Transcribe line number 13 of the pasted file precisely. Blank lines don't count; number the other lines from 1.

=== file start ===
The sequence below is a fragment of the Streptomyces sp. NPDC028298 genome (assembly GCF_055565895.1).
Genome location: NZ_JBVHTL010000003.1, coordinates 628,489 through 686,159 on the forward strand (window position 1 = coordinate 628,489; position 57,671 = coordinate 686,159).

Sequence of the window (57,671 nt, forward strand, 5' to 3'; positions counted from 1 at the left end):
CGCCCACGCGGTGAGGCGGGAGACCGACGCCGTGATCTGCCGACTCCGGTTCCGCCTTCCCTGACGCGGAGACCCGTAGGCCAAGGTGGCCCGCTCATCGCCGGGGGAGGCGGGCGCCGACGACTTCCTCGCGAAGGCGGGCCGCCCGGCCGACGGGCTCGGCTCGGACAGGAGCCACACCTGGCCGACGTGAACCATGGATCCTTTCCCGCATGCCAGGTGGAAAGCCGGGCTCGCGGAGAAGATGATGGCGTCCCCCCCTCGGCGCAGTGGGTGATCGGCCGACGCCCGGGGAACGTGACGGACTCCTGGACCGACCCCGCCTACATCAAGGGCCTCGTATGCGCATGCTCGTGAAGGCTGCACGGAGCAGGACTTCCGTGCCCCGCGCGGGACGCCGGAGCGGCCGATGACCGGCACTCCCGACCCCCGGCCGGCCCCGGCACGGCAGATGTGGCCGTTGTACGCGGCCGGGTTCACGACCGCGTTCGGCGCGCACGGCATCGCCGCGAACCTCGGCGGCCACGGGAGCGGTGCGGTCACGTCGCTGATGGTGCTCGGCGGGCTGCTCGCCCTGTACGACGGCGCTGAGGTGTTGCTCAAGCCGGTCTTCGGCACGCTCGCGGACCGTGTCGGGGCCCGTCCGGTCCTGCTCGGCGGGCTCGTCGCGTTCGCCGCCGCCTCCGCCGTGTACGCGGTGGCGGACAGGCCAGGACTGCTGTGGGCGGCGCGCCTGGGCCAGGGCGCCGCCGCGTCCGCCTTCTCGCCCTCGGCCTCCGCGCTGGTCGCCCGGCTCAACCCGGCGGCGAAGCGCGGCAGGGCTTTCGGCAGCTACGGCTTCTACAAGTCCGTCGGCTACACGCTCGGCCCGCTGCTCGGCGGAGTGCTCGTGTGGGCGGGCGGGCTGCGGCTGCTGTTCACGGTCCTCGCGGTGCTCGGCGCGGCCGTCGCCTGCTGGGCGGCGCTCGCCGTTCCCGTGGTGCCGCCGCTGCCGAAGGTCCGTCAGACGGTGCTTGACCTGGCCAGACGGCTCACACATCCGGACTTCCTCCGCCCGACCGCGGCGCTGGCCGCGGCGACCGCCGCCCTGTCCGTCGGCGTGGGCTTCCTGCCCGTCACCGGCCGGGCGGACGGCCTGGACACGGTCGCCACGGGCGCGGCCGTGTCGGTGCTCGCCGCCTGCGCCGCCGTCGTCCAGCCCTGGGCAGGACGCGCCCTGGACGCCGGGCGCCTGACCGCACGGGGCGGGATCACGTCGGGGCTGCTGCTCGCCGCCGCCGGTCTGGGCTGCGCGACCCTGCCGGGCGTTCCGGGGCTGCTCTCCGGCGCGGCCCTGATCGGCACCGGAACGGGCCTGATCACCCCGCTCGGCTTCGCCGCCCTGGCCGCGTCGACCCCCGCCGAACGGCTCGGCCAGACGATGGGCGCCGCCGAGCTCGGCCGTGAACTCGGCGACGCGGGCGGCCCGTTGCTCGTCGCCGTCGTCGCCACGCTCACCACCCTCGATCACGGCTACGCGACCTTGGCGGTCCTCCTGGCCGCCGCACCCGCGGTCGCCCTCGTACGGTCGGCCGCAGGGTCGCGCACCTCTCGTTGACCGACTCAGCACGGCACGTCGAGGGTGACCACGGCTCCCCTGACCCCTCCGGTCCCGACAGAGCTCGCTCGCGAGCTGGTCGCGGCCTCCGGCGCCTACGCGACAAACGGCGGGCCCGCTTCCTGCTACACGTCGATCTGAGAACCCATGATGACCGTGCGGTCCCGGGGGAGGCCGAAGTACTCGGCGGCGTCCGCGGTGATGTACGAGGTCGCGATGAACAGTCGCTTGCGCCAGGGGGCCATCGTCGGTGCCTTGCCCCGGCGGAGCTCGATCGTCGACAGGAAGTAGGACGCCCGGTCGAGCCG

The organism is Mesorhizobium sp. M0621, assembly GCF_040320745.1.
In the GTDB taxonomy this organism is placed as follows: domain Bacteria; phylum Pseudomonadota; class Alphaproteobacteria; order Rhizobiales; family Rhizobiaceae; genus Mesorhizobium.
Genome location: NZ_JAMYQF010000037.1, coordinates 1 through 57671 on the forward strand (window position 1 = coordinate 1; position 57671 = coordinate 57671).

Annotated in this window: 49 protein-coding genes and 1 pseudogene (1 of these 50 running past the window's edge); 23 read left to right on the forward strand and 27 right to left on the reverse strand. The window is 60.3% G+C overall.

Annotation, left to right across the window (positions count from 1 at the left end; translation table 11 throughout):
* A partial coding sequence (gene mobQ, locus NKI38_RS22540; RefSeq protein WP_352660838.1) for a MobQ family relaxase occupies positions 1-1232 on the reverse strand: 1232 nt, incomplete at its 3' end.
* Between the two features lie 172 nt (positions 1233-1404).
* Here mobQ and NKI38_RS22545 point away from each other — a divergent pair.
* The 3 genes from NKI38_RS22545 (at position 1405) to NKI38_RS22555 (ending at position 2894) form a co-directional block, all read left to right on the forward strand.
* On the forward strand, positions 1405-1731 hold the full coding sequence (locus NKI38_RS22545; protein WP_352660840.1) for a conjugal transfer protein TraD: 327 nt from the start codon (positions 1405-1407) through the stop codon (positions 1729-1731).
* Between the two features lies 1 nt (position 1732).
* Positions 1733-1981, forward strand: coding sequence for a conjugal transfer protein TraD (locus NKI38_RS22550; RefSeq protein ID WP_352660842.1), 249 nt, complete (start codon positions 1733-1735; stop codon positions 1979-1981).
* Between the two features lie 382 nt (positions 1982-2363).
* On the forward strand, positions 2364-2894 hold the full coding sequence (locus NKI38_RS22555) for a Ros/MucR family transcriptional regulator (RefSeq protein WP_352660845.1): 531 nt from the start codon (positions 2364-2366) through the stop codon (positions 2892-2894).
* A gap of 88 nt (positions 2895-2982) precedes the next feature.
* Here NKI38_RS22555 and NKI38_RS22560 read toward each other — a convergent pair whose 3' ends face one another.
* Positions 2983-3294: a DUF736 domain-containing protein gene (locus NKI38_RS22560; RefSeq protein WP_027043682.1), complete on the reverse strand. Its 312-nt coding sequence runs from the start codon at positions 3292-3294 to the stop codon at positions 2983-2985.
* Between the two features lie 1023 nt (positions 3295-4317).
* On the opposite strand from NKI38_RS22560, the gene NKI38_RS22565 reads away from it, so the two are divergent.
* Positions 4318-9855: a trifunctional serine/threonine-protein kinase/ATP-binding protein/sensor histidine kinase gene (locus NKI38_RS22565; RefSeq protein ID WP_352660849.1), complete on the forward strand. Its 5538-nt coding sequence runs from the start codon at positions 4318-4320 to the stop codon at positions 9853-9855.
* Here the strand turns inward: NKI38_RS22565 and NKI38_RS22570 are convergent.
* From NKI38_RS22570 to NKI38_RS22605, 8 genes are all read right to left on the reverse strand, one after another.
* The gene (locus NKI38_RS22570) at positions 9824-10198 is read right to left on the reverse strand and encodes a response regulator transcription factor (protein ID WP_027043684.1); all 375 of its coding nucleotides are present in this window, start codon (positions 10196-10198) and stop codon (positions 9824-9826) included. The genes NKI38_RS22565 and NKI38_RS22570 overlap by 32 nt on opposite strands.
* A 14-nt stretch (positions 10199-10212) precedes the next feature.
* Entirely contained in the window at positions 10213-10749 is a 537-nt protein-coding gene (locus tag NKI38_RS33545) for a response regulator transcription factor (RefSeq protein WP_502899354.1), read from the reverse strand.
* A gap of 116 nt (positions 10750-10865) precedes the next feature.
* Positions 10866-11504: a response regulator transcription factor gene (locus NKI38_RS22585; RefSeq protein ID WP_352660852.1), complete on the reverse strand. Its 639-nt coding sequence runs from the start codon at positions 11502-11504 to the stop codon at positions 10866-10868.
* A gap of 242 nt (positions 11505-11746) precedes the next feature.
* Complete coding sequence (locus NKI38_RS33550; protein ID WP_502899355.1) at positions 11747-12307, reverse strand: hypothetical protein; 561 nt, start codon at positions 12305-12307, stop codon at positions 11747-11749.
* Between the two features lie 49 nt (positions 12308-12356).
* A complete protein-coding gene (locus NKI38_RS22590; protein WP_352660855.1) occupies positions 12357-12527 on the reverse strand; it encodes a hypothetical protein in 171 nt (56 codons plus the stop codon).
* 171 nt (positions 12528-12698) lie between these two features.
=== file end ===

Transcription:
* The 3 genes from NKI38_RS22545 (at position 1405) to NKI38_RS22555 (ending at position 2894) form a co-directional block, all read left to right on the forward strand.